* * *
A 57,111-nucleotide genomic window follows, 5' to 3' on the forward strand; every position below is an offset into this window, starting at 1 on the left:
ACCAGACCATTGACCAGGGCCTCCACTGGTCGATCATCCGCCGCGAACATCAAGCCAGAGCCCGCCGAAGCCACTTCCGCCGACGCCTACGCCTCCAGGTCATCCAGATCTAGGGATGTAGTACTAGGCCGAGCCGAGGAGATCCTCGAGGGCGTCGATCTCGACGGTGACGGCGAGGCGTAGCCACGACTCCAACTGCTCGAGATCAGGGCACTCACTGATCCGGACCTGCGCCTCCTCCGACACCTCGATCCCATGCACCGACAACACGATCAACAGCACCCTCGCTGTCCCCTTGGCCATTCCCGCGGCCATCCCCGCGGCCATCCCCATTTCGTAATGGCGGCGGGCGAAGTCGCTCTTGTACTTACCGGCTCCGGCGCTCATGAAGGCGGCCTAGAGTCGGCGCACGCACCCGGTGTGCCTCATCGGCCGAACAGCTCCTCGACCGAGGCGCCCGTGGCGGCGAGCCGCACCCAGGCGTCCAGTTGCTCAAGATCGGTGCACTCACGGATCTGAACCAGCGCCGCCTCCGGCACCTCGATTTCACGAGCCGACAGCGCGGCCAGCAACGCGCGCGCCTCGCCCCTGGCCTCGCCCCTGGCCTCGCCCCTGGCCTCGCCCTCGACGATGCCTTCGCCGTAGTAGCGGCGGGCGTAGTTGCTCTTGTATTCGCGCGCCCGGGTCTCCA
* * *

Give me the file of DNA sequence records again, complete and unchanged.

A 57,111-nucleotide genomic window follows, 5' to 3' on the forward strand; every position below is an offset into this window, starting at 1 on the left:
ACCAGACCATTGACCAGGGCCTCCACTGGTCGATCATCCGCCGCGAACATCAAGCCAGAGCCCGCCGAAGCCACTTCCGCCGACGCCTACGCCTCCAGGTCATCCAGATCTAGGGATGTAGTACTAGGCCGAGCCGAGGAGATCCTCGAGGGCGTCGATCTCGACGGTGACGGCGAGGCGTAGCCACGACTCCAACTGCTCGAGATCAGGGCACTCACTGATCCGGACCTGCGCCTCCTCCGACACCTCGATCCCATGCACCGACAACACGATCAACAGCACCCTCGCTGTCCCCTTGGCCATTCCCGCGGCCATCCCCGCGGCCATCCCCATTTCGTAATGGCGGCGGGCGAAGTCGCTCTTGTACTTACCGGCTCCGGCGCTCATGAAGGCGGCCTAGAGTCGGCGCACGCACCCGGTGTGCCTCATCGGCCGAACAGCTCCTCGACCGAGGCGCCCGTGGCGGCGAGCCGCACCCAGGCGTCCAGTTGCTCAAGATCGGTGCACTCACGGATCTGAACCAGCGCCGCCTCCGGCACCTCGATTTCACGAGCCGACAGCGCGGCCAGCAACGCGCGCGCCTCGCCCCTGGCCTCGCCCCTGGCCTCGCCCCTGGCCTCGCCCTCGACGATGCCTTCGCCGTAGTAGCGGCGGGCGTAGTTGCTCTTGTATTCGCGCGCCCGGGTCTCCA